As a guest of the great American people, I hear less of Canada than I would wish, but even at this distance, I can celebrate some news items.
Dalton McGuinty is absolutely correct to demand the end of equalization as we know it. The idea was instituted in 1954 after Quebec’s long-serving premier, Maurice Duplessis, announced a provincial income tax under the concurrent provincial jurisdiction over income taxes. He said that if the federal Liberal government of Louis St. Laurent did not allow the deductibility of the provincial tax in computing Quebecers’ federal income taxes, the Liberal party would pay the political price in Quebec for an income tax increase and double taxation.
After a great deal of huffing and puffing about Duplessis’s trouble-making and lack of patriotism, the federal government conceded the provinces’ right to tax incomes and produced equalization and stabilization payments to be distributed to formula-defined have-not provinces. (When Lester Pearson caved to far more aggressive claims from Quebec premier Jean Lesage a few years later, the two Liberals were claimed to be saving Canada.)
Contrary to widespread mythology, Quebec in the Fifties was gaining on Ontario by most economic yardsticks, in consequence of Duplessis’s low-tax, pro-private sector policies. It was assumed in 1954 that the chief beneficiaries of the new federal payments would be the Atlantic and Prairie provinces.
With the death in office of Duplessis and his two chosen successors, Paul Sauvé and Daniel Johnson, Sr. (governing Quebec is not a tranquilizing experience), the clerical personnel who had staffed Quebec’s schools and hospitals — at minimal cost to the taxpayers — largely left their orders, became public-service union members and performed essentially the same services at 10 times the cost to the province (and with ceaseless union militance and frequent work stoppages.)
Quebec had long been a priest-ridden society that required reform, but secularization came at great cost. Despite the celebratory narcissism of the Quiet Revolution, Quebec settled ever more steadfastly into the provincial have-not category, though the province’s new bureaucratic elites took very good care of themselves.
As independentist sentiment rose in Quebec, equalization and other transfer payments became, in the Trudeau, Mulroney, and Chrétien eras, a mighty and extravagant vote-buying exercise for federalism in Quebec. All three of those governments declined to publicize the cost of these incentives — officially because they objected to the crassness of stating the cost of institutional national unity. In fact, they were concerned about a backlash in other provinces at the deluge of money directed to Quebec. This was an understandable concern, but it enabled the separatist leaders to peddle the canard in Quebec that Canada made money from Quebec rather than the other way round.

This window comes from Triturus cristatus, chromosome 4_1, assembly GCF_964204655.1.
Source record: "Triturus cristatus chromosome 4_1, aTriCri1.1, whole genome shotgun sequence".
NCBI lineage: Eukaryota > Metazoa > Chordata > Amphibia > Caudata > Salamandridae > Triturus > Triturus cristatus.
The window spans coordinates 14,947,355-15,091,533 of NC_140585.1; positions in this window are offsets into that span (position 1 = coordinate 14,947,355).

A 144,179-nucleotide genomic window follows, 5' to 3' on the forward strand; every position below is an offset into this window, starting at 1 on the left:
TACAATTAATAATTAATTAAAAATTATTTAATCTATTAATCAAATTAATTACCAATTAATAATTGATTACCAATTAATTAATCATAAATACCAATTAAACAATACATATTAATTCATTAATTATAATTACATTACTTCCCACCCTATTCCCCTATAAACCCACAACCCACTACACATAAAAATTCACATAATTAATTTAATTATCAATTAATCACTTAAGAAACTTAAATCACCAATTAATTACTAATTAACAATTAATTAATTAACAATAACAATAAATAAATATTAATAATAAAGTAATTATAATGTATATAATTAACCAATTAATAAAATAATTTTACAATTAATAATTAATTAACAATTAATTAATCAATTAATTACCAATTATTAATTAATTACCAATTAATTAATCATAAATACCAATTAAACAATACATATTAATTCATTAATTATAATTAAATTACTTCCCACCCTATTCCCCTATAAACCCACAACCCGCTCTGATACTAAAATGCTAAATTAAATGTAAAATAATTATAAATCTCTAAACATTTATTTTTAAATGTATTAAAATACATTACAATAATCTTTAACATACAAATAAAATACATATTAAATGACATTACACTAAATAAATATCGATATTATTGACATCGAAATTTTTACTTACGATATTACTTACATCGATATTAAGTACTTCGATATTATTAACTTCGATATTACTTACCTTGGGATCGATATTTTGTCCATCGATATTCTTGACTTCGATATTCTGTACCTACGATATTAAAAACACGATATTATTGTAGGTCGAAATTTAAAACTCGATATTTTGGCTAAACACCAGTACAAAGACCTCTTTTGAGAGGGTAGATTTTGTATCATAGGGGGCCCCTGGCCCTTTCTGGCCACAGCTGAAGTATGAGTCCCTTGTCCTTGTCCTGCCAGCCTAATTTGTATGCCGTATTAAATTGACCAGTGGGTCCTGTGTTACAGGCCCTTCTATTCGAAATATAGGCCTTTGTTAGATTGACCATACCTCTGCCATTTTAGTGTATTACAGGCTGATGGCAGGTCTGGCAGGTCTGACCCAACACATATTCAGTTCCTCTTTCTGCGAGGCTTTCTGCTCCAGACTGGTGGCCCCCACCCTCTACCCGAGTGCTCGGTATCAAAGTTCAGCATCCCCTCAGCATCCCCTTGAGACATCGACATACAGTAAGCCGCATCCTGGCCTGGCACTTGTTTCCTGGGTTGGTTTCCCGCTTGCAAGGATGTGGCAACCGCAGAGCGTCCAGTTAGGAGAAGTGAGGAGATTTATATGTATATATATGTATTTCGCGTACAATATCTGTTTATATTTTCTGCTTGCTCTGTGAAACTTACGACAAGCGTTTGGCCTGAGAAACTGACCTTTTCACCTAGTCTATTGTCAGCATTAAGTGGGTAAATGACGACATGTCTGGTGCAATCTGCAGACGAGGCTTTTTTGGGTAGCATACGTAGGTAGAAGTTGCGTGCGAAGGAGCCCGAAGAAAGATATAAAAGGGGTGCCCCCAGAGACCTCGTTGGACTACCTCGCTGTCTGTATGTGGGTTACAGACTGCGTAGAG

Ultimately, the people of Quebec knew better. The separatist crisis passed. It was always based on a trick question of Quebec continuing to enjoy the benefits of Canada while exchanging embassies with the world.
Newfoundland and Saskatchewan are now becoming prosperous, and the entire vast, amorphous, federal money-transferring apparatus has become an elephantine anachronism. It is also an unjust taxation on Ontario, which as the only province that was ever a real success at manufacturing, is paying a heavy price for the rise of the Canadian dollar and the migration of secondary industry to cheap-labour countries.
Dalton McGuinty is right. And to the limited extent that regional economic inequalities should be addressed other than by market forces, it should be from the general revenues of the federal government. Some provinces should not have to pay Danegeld to others, with Ottawa, collecting, redistributing and taking perennial credit for national self-preservation.